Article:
The means for transmitting the motion of sh aft B to the two parallel shafts E D beneath the work-plate will now be described. It will be remembered that D is the feed-sh aft, which is required to have a continuous rotarymotion, while E is the shuttle-driving shaft, which has an oscillating movement. Upon the main shaft, B, within the hollow enlargement at the head of the upright standard A is an eccentric cam,F, (see Fig. .3) surrounded by a strap, F, connecting it to a pitman, F The lower end of this pitman F is attached to the wristpin of a crank, F on the shaft D. (See Figs. 1 and 3.) About midway of the length of the pitman F is a pin, F which passes entirely through and is furnished by preference at the back with a roller, which plays in a guide, F attached to the frame-work of the machine. To this same pin, at the other side, is connected a short pitman, F, the lower end of which is attached to the wrist-pin of a crank, F", on the shaft E. The pitman F acting also as a lever, has a compound movement, and both reciprocates and oscillates,while pitman F parta-kes only of a part of the movement of pitman F thus producing the desired motion in both shafts D and E, as will be readily understood.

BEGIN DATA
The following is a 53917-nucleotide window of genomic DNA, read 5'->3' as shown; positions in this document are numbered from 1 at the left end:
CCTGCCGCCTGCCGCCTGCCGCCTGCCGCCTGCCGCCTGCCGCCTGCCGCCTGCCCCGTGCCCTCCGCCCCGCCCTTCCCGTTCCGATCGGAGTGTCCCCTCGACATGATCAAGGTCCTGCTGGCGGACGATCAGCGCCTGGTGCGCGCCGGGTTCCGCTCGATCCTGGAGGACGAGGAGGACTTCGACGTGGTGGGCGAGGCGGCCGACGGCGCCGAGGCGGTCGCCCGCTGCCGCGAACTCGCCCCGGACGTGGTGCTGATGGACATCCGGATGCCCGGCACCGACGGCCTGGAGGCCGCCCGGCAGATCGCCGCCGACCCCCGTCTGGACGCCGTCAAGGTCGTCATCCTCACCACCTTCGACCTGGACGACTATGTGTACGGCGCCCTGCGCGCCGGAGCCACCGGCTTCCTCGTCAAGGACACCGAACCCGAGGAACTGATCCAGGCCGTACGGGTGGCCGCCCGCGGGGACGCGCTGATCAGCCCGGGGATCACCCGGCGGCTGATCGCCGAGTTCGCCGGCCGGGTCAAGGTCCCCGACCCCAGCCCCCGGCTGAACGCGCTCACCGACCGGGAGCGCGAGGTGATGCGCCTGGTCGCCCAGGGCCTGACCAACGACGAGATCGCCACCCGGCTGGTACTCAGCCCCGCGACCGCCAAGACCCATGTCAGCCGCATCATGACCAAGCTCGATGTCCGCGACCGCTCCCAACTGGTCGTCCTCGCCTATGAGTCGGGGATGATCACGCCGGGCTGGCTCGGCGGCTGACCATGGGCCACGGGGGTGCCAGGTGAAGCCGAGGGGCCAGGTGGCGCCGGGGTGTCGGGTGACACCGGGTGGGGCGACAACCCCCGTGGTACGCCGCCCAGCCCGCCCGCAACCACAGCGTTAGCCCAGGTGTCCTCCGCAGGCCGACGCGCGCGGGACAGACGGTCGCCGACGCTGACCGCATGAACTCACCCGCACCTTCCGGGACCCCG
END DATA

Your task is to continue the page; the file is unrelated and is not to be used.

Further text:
The amount of oscillation in the shaft E may be varied as desired by varying the throw of the crank, the length of the short pitman, or the position of the upper attachment of said short pitman.
Having thus described my invention, what I claim as new is 1. The combination, with the circular shuttle-race and oscillating shuttle-driver arranged upon the end of a rock-shaft, and having two supporting-horns, e e, of the shuttle E these parts being constructed and relatively arranged as described, whereby the shuttle is sustained upon the horns for the main portion of its travel, and is thrown at the end of its forward stroke to bearing contact with the race and lower horn only, leaving afree space at its heel for the clearance of the loop, sub stantially as described. 1
2. The combination, with the jointed sections of a take-up, of a regulating-disk, H and a central set-screw surrounded by a coiled spring, the latter being attached at one end to the regulating-disk and at the other to the flexible section of the jointed take-up, substantially as shown and described.